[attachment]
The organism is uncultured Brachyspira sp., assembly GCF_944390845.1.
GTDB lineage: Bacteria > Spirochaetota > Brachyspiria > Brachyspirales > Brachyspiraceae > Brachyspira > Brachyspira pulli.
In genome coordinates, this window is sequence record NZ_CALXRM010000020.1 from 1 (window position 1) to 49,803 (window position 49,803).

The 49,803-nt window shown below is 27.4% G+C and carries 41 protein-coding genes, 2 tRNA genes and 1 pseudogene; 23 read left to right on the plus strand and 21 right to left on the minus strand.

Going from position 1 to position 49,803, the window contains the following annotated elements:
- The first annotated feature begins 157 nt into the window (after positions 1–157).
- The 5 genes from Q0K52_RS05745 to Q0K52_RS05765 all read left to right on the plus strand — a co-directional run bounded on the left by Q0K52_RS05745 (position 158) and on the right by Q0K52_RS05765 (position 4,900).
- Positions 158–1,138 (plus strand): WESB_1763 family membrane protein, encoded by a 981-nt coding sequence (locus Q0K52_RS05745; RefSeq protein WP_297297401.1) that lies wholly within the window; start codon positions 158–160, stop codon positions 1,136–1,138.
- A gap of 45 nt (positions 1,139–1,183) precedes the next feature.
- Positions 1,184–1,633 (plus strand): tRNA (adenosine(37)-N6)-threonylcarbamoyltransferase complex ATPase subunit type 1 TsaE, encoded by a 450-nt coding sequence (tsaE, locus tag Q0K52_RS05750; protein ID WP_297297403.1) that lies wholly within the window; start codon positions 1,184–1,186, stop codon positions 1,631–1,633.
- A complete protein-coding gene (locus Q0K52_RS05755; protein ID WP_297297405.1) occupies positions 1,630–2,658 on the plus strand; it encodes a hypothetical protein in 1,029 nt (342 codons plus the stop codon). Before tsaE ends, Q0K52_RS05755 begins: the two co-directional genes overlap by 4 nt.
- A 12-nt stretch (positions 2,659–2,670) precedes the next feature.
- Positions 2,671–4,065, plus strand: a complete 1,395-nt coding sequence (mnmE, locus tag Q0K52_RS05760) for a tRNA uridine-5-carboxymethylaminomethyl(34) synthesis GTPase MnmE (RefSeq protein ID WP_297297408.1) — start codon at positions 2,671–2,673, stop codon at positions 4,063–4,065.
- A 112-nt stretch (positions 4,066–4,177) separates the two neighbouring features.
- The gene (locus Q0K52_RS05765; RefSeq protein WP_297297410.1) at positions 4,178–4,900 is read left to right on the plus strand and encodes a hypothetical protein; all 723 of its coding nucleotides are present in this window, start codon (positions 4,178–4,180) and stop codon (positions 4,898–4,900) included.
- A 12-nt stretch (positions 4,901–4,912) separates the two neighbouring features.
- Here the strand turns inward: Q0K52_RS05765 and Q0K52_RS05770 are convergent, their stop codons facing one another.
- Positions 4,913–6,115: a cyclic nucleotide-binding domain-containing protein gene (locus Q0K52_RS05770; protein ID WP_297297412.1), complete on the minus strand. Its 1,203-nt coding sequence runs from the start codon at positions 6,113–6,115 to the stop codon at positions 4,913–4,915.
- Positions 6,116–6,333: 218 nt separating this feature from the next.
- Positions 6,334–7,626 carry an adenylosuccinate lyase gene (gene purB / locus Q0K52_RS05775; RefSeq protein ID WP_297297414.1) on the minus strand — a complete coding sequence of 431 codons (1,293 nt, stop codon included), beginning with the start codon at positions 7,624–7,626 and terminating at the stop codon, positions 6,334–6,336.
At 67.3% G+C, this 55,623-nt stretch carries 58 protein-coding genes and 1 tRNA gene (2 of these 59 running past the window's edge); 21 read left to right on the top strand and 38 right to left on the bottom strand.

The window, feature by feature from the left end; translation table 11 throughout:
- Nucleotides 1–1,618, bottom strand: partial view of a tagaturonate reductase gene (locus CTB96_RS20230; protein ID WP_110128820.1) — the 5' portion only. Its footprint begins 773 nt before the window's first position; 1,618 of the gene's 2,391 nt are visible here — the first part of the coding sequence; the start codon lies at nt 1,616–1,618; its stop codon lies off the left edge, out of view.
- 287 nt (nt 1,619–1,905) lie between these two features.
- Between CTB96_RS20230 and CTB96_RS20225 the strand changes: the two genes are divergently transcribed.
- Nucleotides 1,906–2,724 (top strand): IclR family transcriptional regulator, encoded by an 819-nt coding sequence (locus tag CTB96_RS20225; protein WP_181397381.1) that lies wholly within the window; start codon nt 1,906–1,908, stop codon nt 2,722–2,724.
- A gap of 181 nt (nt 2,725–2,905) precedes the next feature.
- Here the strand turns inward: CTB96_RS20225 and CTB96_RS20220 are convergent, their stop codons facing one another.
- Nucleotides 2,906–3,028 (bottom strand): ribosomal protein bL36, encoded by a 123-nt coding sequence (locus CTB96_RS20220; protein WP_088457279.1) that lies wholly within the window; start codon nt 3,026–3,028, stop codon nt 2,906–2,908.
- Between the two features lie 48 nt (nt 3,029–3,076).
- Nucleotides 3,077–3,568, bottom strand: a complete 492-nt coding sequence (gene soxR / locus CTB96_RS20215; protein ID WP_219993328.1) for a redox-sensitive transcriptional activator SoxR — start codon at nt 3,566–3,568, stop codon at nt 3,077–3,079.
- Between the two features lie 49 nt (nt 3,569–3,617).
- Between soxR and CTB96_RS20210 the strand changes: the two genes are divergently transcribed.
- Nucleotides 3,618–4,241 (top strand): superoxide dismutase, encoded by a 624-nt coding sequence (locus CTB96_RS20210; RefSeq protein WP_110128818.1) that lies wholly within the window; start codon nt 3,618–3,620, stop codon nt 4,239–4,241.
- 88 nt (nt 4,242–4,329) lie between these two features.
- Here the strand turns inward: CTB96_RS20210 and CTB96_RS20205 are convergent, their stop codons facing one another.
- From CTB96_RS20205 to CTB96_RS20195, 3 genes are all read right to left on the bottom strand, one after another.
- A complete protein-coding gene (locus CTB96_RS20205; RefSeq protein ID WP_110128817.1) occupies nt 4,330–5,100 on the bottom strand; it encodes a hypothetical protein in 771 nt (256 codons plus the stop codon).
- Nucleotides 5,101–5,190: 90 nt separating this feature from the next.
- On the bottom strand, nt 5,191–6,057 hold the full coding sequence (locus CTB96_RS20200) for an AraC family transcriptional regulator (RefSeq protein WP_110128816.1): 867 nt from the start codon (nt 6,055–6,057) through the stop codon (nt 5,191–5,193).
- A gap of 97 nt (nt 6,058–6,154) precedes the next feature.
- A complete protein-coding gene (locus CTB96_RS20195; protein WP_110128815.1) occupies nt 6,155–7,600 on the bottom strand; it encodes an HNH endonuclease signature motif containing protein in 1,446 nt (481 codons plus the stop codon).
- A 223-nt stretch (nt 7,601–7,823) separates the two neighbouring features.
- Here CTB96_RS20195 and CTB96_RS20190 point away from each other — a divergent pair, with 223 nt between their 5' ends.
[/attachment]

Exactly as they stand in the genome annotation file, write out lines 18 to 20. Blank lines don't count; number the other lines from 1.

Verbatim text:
- Positions 4,913–6,115: a cyclic nucleotide-binding domain-containing protein gene (locus Q0K52_RS05770; protein ID WP_297297412.1), complete on the minus strand. Its 1,203-nt coding sequence runs from the start codon at positions 6,113–6,115 to the stop codon at positions 4,913–4,915.
- Positions 6,116–6,333: 218 nt separating this feature from the next.
- Positions 6,334–7,626 carry an adenylosuccinate lyase gene (gene purB / locus Q0K52_RS05775; RefSeq protein ID WP_297297414.1) on the minus strand — a complete coding sequence of 431 codons (1,293 nt, stop codon included), beginning with the start codon at positions 7,624–7,626 and terminating at the stop codon, positions 6,334–6,336.